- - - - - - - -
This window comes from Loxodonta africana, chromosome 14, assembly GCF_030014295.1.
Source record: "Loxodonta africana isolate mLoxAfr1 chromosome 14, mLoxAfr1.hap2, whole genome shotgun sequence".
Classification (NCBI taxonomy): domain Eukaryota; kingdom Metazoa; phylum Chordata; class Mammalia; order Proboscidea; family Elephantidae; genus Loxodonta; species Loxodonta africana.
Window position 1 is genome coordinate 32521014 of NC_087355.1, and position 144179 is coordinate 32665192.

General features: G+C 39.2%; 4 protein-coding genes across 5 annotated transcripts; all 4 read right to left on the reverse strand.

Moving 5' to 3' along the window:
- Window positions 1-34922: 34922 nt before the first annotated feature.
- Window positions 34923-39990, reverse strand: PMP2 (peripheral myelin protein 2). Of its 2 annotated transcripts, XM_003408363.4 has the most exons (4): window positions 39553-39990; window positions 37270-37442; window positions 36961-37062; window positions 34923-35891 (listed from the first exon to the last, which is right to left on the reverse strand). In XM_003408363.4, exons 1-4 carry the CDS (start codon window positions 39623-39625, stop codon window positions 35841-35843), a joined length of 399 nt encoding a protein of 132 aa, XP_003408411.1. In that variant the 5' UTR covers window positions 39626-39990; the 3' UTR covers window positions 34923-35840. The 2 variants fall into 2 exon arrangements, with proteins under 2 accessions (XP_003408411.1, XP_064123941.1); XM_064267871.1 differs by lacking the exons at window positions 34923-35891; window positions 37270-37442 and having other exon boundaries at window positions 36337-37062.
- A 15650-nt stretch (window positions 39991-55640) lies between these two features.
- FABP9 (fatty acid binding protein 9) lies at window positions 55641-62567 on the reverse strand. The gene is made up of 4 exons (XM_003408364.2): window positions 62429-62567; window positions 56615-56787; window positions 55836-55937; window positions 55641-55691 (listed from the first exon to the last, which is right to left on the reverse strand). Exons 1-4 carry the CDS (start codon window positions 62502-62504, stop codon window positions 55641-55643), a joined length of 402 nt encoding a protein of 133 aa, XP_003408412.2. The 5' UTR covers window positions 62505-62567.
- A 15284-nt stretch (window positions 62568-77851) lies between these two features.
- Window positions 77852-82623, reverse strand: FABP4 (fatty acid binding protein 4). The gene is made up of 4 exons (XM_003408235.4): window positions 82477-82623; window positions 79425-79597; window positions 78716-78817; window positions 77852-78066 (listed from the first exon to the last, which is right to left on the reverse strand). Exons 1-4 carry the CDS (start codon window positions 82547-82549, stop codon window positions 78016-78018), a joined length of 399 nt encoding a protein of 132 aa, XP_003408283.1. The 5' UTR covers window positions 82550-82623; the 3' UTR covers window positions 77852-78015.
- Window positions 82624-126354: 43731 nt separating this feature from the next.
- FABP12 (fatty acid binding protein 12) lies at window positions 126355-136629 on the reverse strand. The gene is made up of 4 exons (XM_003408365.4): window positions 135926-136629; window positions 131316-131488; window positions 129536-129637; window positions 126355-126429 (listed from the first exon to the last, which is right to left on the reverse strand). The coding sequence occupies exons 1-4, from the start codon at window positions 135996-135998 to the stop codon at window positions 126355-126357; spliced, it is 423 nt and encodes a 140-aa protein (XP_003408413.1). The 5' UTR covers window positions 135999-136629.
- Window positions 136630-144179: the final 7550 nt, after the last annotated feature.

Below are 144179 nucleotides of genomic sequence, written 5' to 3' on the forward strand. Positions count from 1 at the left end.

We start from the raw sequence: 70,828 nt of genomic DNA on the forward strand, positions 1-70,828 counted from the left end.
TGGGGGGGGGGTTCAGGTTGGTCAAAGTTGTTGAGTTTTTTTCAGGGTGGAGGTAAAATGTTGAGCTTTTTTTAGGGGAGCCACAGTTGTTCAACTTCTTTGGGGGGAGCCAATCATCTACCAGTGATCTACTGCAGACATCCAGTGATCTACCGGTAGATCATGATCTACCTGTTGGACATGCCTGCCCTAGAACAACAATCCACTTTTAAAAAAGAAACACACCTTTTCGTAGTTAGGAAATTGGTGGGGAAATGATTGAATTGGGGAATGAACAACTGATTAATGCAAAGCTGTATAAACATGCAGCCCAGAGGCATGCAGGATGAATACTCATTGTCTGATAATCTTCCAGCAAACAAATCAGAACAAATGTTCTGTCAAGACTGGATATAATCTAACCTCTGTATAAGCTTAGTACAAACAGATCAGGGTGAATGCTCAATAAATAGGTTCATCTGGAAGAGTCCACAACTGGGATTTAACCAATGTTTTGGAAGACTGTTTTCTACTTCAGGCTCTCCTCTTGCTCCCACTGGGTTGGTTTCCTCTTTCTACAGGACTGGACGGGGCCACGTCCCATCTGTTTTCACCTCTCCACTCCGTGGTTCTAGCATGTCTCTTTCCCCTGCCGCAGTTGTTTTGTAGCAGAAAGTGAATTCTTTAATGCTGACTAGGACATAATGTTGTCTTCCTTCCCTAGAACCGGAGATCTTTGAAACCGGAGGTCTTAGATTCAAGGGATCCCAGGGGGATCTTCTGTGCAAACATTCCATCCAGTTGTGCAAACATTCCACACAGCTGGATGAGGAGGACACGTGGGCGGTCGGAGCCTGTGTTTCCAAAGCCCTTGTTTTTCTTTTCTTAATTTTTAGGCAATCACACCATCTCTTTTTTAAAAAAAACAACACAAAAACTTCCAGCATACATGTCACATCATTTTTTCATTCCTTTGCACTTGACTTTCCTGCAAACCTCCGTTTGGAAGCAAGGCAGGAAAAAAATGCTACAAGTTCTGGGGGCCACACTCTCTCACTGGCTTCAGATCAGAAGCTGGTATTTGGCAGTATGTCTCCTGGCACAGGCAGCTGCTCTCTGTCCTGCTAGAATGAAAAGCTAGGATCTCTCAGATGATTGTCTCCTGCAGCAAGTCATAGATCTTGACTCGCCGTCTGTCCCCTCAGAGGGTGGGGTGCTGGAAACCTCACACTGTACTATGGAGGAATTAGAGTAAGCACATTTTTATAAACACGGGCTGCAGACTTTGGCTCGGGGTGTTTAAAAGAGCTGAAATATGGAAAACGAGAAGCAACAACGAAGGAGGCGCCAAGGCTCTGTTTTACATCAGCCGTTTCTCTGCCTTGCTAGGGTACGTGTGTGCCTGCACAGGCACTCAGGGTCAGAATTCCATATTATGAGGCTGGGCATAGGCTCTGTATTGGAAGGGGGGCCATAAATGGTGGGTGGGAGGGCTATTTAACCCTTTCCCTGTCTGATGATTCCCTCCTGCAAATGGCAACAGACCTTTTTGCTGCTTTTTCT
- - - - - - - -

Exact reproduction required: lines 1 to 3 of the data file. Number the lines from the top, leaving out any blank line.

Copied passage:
This window comes from Loxodonta africana, chromosome 14, assembly GCF_030014295.1.
Source record: "Loxodonta africana isolate mLoxAfr1 chromosome 14, mLoxAfr1.hap2, whole genome shotgun sequence".
Classification (NCBI taxonomy): domain Eukaryota; kingdom Metazoa; phylum Chordata; class Mammalia; order Proboscidea; family Elephantidae; genus Loxodonta; species Loxodonta africana.